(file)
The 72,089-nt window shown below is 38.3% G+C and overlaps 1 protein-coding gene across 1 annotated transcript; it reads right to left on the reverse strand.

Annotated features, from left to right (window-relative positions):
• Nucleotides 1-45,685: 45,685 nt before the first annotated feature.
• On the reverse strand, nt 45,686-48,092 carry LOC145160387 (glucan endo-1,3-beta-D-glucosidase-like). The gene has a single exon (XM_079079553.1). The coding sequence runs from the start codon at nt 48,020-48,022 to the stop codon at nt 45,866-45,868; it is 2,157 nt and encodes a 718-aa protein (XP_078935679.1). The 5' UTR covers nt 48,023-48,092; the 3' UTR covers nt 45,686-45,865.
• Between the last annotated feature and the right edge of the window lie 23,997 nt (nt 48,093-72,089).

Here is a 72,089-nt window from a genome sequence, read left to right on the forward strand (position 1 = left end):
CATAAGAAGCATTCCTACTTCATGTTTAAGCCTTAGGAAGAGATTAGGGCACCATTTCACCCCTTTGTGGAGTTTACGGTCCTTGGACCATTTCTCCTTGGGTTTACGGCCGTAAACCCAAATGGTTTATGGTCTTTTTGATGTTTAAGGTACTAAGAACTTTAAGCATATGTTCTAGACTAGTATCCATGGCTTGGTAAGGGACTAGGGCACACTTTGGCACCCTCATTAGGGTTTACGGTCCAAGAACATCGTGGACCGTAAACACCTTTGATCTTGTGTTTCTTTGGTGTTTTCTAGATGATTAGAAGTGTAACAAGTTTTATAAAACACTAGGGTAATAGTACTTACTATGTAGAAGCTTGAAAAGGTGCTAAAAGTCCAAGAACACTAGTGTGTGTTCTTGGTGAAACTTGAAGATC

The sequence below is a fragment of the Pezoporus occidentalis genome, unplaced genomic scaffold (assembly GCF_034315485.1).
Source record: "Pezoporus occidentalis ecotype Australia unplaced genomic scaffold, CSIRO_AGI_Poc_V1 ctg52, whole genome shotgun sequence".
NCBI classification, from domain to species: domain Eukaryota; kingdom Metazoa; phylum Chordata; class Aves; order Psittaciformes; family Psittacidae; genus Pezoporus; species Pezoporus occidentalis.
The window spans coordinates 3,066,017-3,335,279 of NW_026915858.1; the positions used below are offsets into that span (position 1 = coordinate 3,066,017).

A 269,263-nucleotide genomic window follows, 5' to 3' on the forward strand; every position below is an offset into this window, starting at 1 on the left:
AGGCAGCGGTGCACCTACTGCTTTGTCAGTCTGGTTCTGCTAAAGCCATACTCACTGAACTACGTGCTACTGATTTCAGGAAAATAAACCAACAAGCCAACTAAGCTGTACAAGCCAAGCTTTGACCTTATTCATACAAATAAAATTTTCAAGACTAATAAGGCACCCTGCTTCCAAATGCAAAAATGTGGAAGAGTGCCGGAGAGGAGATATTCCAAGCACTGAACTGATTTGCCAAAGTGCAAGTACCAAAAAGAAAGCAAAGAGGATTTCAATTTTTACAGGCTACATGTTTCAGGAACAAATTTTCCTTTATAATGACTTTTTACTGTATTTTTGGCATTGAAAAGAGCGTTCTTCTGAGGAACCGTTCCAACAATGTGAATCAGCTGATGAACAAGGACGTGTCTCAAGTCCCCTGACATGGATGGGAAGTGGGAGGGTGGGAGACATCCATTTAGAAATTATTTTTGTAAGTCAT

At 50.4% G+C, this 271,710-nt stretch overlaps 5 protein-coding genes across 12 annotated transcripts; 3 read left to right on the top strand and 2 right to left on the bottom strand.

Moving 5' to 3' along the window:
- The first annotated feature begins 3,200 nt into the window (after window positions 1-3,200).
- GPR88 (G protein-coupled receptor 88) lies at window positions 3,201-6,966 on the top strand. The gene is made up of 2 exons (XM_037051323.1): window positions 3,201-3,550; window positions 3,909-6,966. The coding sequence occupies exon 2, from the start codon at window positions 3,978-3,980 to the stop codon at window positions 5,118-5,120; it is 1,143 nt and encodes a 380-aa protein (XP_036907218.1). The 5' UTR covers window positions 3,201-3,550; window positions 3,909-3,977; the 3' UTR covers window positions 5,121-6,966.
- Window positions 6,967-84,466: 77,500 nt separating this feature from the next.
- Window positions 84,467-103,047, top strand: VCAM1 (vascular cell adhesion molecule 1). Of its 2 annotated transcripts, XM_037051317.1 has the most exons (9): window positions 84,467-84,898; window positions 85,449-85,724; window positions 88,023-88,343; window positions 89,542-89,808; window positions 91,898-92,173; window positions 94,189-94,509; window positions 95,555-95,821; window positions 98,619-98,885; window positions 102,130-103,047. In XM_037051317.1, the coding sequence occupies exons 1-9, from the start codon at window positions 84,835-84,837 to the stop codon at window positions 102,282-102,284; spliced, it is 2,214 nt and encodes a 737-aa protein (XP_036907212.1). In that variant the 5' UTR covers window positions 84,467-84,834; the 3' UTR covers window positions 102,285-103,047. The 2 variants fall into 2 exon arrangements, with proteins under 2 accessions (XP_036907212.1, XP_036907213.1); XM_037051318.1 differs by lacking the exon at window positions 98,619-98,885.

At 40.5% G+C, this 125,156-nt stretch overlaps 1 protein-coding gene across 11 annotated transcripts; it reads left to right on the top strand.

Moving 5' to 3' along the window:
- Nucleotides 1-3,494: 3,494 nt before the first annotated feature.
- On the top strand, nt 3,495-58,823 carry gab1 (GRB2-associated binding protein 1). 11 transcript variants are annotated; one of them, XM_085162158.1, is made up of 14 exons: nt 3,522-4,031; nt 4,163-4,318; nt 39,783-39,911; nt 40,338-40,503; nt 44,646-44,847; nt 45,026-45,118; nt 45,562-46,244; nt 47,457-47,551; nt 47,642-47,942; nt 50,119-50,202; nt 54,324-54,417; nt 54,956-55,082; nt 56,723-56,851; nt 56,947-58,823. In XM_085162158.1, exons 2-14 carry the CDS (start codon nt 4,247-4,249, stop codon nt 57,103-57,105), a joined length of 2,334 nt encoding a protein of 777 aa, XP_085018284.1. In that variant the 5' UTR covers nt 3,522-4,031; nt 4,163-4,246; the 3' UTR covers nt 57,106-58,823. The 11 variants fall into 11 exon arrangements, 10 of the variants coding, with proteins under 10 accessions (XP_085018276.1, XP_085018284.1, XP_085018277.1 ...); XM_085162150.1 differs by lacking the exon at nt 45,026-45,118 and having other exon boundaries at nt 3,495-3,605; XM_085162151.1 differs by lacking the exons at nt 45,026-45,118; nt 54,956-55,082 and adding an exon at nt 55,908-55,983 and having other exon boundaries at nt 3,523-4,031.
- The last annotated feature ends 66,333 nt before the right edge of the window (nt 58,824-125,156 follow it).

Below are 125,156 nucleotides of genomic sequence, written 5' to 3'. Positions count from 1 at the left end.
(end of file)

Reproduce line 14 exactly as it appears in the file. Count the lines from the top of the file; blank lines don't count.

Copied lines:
At 50.4% G+C, this 271,710-nt stretch overlaps 5 protein-coding genes across 12 annotated transcripts; 3 read left to right on the top strand and 2 right to left on the bottom strand.